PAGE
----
The register lists 'the most important' Grade I- and Grade II*-listed buildings in England in danger of facing the wrecking ball.
And while the conservation quango is keen to highlight the plight of these structures, it is also determined to raise awareness of its successes.
EH boss Simon Thurley took the opportunity to call on developers to adopt his approach of 'constructive conservation'.
'[The buildings on the register] are internationally important buildings that are fascinating and inspirational as well as being well-loved by their local communities,' he said.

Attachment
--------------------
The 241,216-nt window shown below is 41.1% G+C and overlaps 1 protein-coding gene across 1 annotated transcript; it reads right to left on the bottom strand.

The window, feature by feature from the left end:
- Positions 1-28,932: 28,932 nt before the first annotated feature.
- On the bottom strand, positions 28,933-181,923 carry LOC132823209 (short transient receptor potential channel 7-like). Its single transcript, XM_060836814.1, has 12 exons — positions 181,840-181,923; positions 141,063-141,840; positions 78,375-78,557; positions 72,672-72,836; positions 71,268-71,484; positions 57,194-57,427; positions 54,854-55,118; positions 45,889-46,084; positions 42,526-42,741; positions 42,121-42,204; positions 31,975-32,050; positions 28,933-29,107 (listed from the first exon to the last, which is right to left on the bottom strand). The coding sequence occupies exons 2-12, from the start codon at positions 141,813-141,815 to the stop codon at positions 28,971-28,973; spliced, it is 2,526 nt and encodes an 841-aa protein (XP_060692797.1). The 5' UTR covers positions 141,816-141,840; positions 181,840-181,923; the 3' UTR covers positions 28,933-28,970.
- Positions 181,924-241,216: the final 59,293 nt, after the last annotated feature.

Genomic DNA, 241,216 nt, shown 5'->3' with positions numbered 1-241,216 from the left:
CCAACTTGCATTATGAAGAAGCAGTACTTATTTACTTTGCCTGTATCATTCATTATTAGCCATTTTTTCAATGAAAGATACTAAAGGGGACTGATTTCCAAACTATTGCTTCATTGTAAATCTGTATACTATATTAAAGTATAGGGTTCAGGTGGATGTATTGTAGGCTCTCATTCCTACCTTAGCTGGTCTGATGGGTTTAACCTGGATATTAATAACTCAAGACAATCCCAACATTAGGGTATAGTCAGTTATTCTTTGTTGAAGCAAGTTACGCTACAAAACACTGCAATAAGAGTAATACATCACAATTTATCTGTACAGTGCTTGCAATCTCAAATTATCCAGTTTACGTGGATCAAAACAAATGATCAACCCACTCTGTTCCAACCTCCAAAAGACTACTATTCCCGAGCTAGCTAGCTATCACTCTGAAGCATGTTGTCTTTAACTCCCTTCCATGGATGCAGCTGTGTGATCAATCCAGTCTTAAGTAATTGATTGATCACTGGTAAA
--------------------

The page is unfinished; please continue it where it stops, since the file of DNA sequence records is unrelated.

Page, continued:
'This year, 94 important buildings have been saved, but 68 new ones have just been added [to the register], and many difficult cases stay on year after year.
'It's EH's modern approach that is stimulating new ideas to save some of the most difficult buildings at risk from languishing on the register.'
Thurley pointed to the success of the redevelopment of the Roundhouse in north London, which received a £250,000 grant from the quango.
He also cited Liverpool's Grade II*-listed Albany ( pictured), one of the earliest large-scale office buildings in the country, which, with the help of EH, has been saved from many years of decay and has been converted into residential.